High Voltage Charging

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In order to charge this car it will need a high voltage charger.
It's either that or we attempt to charge the 60 x 12v batteries in parallel!

Fortunately this is quite easy and cheap.

Mains power in the UK is 240vAC.
The packs in the Mass-EV are going to be arranged as 3 x 20 batteries.
Each battery is, of course 12vDC thus giving a pack voltage of 240vDC.
Total voltage of 3 x 240 = 720vDC.

This is, of course, the design to make charging from domestic mains easy and cheap.
When charging, the packs will be charged in parallel so we only need to charge a 240vDC pack.

If this gets sold in America I guess it will have to have 6 x 120vDC.

Rectified mains peaks at 240vAC x 1.414 (squareroot of 2) = 339.4vDC.
Or about 340vDC so has plenty of voltage difference to charge the battery.

We obviously need to control this as we don't what to overcharge the battery.
We can do this by controlling the AC input to the rectifier using a simple circuit
which normally is incorporated into a dimmer unit for domestic lights.

Original gschem schematic
This circuit was originally published on Electronics Project Design
I recreated the schematic from that image.

It works by removing part of the rising edge (or falling edge on negative sweep) of the phase using a triac circuit.
You can reduce the output by up to 50% linearly.
There's some information about it on epanorama.net.

You can further reduce the output by half wave rectification also, giving a pretty good range.
Certainly enough for the charging of the battery.

The dimmers are sold in DIY stores for under £10 so I purchased one and modified it with a more powerful heatsunk TRIAC.

Original datasheet
Pin Layout of the BTA26

The dimmer is from maplin:

Image of the dimmer from Maplin's website.

Some shots of the board removed from the dimmer:

Original Gimp Image
Better shot of the PCB with some detail.

Once the existing triac was removed it can be identified and the pinout discovered from the datasheet:

Original datasheet
Pin Layout of the BT136

Original Gimp Image

So now we can connect the new high power triac in place, via extending wires.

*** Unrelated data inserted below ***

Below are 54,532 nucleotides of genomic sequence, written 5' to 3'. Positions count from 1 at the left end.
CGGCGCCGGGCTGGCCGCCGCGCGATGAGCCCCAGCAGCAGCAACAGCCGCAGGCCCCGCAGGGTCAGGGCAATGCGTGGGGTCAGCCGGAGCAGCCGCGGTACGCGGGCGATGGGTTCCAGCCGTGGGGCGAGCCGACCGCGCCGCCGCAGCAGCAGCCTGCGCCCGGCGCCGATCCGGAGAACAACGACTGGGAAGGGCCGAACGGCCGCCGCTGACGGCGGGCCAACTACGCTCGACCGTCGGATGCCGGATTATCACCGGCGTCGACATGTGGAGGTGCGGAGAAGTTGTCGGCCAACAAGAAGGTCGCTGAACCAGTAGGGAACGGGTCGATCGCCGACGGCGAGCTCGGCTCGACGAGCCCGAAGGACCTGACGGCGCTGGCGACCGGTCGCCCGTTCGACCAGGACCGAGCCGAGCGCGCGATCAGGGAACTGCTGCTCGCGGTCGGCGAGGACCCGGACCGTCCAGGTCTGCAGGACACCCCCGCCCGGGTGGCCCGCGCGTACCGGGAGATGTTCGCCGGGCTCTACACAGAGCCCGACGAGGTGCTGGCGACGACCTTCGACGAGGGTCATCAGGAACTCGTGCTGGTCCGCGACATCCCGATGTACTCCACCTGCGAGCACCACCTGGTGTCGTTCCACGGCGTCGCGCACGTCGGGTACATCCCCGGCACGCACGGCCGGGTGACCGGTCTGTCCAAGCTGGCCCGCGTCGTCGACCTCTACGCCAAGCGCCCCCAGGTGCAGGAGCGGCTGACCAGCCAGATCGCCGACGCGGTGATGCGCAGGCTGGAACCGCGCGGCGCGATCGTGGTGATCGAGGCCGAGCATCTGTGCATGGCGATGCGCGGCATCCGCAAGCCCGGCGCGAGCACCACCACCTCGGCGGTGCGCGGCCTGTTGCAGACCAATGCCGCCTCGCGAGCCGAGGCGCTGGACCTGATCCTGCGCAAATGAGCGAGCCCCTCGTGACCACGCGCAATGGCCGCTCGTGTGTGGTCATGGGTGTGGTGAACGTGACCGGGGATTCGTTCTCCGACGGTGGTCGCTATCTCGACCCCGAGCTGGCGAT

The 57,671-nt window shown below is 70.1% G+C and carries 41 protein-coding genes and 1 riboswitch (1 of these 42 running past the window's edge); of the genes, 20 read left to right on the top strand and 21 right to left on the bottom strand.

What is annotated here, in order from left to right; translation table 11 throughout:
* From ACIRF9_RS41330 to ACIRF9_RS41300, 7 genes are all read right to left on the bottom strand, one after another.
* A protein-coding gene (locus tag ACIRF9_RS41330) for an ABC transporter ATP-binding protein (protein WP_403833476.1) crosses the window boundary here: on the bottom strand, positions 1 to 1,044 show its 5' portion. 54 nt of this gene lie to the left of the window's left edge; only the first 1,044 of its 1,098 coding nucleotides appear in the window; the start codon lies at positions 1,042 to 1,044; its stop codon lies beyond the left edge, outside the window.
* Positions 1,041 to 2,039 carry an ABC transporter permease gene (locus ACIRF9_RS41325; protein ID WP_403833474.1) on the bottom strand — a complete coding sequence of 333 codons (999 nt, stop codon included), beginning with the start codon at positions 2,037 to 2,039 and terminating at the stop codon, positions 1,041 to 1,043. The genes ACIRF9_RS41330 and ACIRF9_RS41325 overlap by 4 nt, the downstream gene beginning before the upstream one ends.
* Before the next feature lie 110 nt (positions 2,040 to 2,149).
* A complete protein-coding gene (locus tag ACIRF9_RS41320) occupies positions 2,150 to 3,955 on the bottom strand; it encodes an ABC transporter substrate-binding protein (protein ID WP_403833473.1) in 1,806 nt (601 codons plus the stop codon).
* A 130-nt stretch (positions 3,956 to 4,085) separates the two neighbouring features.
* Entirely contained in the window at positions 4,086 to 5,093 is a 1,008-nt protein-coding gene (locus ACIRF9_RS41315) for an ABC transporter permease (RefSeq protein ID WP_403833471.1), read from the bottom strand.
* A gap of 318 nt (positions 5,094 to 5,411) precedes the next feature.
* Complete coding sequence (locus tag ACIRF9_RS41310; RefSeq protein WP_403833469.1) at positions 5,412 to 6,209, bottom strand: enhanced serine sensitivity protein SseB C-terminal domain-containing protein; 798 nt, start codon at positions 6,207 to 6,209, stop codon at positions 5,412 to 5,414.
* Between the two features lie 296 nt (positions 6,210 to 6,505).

Of course, we could use this as a 6kW dimmer!

The heatsink and triac were £10 plus a bridge (£2) and a second bridge and switch to use one diode for half wave rectification.
Add a case and wiring and the whole charger comes in around £30.

This gives 13A at around 85v to 340v DC.
The 3 packs are 240vDC 40Ah each giving 240vDC 120Ah in total.
At a 13A charge this would be 120Ah / 13A = 9.23 hours.

So it's quite capable of charging 3 x 240vDC 40Ah lead acid pack to full charge overnight.
In reality you would charge at 12A for a 10 hour charge.

The unit components are actually rated up to 25A so this could charge much faster:
At a 25A charge this would be 120Ah / 25A = 4.8 hours.
For this you would need to have a special supply from your meter.
Also the batteries would probably need cooling, venting and monitoring since they are charging at a much higher rate.


So work finally began on this as it is now needed to charge the batteries we are going to use in the first prototype.

If you don't like the stereoscopic 3D just switch it off.

The circuit actually tested was:

Original gschem schematic
This seemed to work in that we could vary the average voltage of a 500w/250vAC lamp.
This was, of course, being fed with a variable DC voltage and not AC.

The capacitor was added to measure the RMS DC voltage and verify the meter's reading.
In the final ciruit it will not be needed as the battery does not need a smoothed supply.